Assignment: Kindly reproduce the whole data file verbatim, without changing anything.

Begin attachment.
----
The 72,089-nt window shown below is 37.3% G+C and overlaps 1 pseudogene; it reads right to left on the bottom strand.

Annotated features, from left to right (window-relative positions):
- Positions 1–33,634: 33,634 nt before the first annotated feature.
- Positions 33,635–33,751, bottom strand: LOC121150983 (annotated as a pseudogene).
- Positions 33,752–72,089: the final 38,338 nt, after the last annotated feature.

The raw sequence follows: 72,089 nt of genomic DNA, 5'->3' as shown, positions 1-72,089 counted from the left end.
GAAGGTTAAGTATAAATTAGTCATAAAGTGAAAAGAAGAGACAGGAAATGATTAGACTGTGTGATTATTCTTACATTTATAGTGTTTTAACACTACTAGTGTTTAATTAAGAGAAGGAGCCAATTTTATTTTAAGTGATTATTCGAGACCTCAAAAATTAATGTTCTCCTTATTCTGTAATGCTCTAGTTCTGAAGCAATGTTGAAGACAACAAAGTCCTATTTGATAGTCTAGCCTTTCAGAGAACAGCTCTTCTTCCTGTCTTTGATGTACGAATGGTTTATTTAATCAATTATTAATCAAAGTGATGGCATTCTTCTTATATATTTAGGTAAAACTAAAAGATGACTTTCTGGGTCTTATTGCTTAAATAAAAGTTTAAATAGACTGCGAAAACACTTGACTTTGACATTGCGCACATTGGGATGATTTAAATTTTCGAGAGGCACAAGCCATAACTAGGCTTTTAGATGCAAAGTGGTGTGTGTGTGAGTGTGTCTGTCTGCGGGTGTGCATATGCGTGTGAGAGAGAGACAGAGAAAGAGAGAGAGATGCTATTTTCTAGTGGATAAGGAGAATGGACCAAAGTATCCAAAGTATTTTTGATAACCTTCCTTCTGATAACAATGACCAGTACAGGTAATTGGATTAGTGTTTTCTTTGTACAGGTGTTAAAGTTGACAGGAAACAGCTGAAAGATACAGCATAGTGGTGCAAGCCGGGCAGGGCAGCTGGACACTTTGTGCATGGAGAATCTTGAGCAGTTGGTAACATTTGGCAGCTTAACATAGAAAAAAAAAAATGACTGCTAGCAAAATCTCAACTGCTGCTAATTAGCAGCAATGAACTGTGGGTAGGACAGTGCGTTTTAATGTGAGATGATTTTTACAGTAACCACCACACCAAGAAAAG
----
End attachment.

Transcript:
The 72,089-nt window shown below is 37.3% G+C and overlaps 1 pseudogene; it reads right to left on the bottom strand.

Annotated features, from left to right (window-relative positions):
- Positions 1–33,634: 33,634 nt before the first annotated feature.
- Positions 33,635–33,751, bottom strand: LOC121150983 (annotated as a pseudogene).
- Positions 33,752–72,089: the final 38,338 nt, after the last annotated feature.

The raw sequence follows: 72,089 nt of genomic DNA, 5'->3' as shown, positions 1-72,089 counted from the left end.
GAAGGTTAAGTATAAATTAGTCATAAAGTGAAAAGAAGAGACAGGAAATGATTAGACTGTGTGATTATTCTTACATTTATAGTGTTTTAACACTACTAGTGTTTAATTAAGAGAAGGAGCCAATTTTATTTTAAGTGATTATTCGAGACCTCAAAAATTAATGTTCTCCTTATTCTGTAATGCTCTAGTTCTGAAGCAATGTTGAAGACAACAAAGTCCTATTTGATAGTCTAGCCTTTCAGAGAACAGCTCTTCTTCCTGTCTTTGATGTACGAATGGTTTATTTAATCAATTATTAATCAAAGTGATGGCATTCTTCTTATATATTTAGGTAAAACTAAAAGATGACTTTCTGGGTCTTATTGCTTAAATAAAAGTTTAAATAGACTGCGAAAACACTTGACTTTGACATTGCGCACATTGGGATGATTTAAATTTTCGAGAGGCACAAGCCATAACTAGGCTTTTAGATGCAAAGTGGTGTGTGTGTGAGTGTGTCTGTCTGCGGGTGTGCATATGCGTGTGAGAGAGAGACAGAGAAAGAGAGAGAGATGCTATTTTCTAGTGGATAAGGAGAATGGACCAAAGTATCCAAAGTATTTTTGATAACCTTCCTTCTGATAACAATGACCAGTACAGGTAATTGGATTAGTGTTTTCTTTGTACAGGTGTTAAAGTTGACAGGAAACAGCTGAAAGATACAGCATAGTGGTGCAAGCCGGGCAGGGCAGCTGGACACTTTGTGCATGGAGAATCTTGAGCAGTTGGTAACATTTGGCAGCTTAACATAGAAAAAAAAAAATGACTGCTAGCAAAATCTCAACTGCTGCTAATTAGCAGCAATGAACTGTGGGTAGGACAGTGCGTTTTAATGTGAGATGATTTTTACAGTAACCACCACACCAAGAAAAG